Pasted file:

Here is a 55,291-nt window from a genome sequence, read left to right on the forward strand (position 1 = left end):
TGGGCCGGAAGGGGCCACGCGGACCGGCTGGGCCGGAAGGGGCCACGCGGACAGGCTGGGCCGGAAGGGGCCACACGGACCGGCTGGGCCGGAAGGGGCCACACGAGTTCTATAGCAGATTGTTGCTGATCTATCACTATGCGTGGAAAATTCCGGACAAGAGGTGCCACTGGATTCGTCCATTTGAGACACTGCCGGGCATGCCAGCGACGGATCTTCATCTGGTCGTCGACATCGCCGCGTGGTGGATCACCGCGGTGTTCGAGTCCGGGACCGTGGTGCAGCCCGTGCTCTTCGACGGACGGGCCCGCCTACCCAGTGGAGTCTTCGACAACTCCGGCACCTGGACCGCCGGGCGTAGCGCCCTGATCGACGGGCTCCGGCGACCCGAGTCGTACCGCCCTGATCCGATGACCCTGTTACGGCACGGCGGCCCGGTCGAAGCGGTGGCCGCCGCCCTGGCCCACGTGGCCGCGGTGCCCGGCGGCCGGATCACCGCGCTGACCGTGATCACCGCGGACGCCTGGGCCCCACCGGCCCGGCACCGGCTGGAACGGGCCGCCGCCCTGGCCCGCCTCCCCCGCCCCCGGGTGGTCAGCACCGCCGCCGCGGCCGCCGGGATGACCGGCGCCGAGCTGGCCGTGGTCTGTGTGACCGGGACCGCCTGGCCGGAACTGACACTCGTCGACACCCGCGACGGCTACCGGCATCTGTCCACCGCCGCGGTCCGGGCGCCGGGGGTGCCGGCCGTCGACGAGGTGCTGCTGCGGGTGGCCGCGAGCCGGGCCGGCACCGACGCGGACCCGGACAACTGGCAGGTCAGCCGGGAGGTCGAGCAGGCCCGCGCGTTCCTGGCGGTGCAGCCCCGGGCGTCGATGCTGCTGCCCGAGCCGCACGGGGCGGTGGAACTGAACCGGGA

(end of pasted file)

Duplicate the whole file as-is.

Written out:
Here is a 55,291-nt window from a genome sequence, read left to right on the forward strand (position 1 = left end):
TGGGCCGGAAGGGGCCACGCGGACCGGCTGGGCCGGAAGGGGCCACGCGGACAGGCTGGGCCGGAAGGGGCCACACGGACCGGCTGGGCCGGAAGGGGCCACACGAGTTCTATAGCAGATTGTTGCTGATCTATCACTATGCGTGGAAAATTCCGGACAAGAGGTGCCACTGGATTCGTCCATTTGAGACACTGCCGGGCATGCCAGCGACGGATCTTCATCTGGTCGTCGACATCGCCGCGTGGTGGATCACCGCGGTGTTCGAGTCCGGGACCGTGGTGCAGCCCGTGCTCTTCGACGGACGGGCCCGCCTACCCAGTGGAGTCTTCGACAACTCCGGCACCTGGACCGCCGGGCGTAGCGCCCTGATCGACGGGCTCCGGCGACCCGAGTCGTACCGCCCTGATCCGATGACCCTGTTACGGCACGGCGGCCCGGTCGAAGCGGTGGCCGCCGCCCTGGCCCACGTGGCCGCGGTGCCCGGCGGCCGGATCACCGCGCTGACCGTGATCACCGCGGACGCCTGGGCCCCACCGGCCCGGCACCGGCTGGAACGGGCCGCCGCCCTGGCCCGCCTCCCCCGCCCCCGGGTGGTCAGCACCGCCGCCGCGGCCGCCGGGATGACCGGCGCCGAGCTGGCCGTGGTCTGTGTGACCGGGACCGCCTGGCCGGAACTGACACTCGTCGACACCCGCGACGGCTACCGGCATCTGTCCACCGCCGCGGTCCGGGCGCCGGGGGTGCCGGCCGTCGACGAGGTGCTGCTGCGGGTGGCCGCGAGCCGGGCCGGCACCGACGCGGACCCGGACAACTGGCAGGTCAGCCGGGAGGTCGAGCAGGCCCGCGCGTTCCTGGCGGTGCAGCCCCGGGCGTCGATGCTGCTGCCCGAGCCGCACGGGGCGGTGGAACTGAACCGGGA